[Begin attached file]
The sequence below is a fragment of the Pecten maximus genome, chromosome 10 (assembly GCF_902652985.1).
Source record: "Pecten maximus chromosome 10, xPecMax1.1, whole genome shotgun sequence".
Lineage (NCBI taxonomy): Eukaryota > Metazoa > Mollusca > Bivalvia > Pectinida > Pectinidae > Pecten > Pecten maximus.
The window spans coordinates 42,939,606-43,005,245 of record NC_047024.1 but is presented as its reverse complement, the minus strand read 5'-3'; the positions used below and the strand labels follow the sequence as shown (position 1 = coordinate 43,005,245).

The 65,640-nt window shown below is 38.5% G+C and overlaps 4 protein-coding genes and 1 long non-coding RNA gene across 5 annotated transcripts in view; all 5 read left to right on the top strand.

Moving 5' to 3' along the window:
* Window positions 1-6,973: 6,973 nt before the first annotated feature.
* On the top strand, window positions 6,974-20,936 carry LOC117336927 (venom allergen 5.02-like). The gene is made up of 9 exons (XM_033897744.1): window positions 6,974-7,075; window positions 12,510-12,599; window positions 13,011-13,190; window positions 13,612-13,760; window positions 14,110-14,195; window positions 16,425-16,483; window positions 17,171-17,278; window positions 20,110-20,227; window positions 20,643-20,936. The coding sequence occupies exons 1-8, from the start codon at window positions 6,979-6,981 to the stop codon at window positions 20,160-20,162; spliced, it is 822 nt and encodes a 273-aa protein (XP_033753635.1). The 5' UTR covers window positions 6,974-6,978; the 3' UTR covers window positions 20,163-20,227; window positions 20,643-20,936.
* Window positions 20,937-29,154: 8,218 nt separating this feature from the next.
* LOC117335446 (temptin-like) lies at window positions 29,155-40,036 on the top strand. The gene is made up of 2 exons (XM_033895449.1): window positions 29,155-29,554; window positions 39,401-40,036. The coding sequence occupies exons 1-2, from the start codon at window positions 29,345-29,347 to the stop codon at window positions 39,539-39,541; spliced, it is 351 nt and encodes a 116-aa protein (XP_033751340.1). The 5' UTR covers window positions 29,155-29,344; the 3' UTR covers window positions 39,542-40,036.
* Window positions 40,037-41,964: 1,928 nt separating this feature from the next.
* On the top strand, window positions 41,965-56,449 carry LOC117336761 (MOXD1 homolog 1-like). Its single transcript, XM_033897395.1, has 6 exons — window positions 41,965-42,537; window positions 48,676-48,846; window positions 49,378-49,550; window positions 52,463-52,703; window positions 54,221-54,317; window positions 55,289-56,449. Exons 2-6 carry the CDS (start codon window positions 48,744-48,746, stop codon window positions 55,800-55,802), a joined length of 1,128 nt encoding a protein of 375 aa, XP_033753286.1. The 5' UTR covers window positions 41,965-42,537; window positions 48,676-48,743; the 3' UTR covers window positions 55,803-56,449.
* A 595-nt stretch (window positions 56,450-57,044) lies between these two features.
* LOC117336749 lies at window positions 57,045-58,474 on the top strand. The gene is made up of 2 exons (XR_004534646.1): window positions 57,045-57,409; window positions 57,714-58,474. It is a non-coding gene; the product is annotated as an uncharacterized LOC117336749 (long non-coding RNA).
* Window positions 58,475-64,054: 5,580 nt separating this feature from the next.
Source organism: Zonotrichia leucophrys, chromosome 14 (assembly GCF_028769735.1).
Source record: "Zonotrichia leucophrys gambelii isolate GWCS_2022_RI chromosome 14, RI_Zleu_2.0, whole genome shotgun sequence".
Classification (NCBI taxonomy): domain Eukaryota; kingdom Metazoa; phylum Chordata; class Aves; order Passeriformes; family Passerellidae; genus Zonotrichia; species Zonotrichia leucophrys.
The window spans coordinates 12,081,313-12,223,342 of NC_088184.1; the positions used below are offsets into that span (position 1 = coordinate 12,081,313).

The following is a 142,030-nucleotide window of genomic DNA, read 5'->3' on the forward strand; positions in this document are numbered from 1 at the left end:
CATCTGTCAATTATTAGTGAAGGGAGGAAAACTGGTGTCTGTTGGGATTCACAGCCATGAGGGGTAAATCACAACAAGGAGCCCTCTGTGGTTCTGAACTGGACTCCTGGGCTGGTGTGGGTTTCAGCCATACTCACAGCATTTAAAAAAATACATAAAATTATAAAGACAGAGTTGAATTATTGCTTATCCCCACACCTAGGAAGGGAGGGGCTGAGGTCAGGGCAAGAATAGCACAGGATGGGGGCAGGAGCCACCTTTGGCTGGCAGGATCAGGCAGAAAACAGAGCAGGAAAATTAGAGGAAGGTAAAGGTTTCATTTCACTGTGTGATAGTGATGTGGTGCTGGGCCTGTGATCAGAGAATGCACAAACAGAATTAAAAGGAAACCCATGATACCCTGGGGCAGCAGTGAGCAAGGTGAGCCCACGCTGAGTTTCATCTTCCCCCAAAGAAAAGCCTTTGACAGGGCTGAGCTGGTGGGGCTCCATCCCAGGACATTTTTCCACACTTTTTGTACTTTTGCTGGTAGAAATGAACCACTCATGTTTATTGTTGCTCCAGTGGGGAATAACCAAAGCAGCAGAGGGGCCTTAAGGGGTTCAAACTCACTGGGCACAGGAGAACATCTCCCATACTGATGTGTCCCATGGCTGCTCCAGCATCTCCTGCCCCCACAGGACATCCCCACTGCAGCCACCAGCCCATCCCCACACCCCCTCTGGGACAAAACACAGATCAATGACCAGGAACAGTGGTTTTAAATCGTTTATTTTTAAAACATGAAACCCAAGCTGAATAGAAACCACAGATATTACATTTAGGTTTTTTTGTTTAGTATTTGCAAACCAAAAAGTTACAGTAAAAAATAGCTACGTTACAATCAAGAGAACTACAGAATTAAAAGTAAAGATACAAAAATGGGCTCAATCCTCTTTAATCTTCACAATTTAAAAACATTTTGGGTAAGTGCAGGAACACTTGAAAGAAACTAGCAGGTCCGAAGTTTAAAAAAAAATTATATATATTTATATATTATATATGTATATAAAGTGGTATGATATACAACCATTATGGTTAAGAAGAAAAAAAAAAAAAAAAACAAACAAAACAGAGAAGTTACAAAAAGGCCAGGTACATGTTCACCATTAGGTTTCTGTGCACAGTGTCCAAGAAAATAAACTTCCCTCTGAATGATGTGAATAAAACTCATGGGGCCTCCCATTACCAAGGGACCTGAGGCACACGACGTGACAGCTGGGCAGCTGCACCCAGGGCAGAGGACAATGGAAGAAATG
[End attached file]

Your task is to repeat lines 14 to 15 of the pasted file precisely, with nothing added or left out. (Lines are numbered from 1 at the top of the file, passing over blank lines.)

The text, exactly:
* LOC117336749 lies at window positions 57,045-58,474 on the top strand. The gene is made up of 2 exons (XR_004534646.1): window positions 57,045-57,409; window positions 57,714-58,474. It is a non-coding gene; the product is annotated as an uncharacterized LOC117336749 (long non-coding RNA).
* Window positions 58,475-64,054: 5,580 nt separating this feature from the next.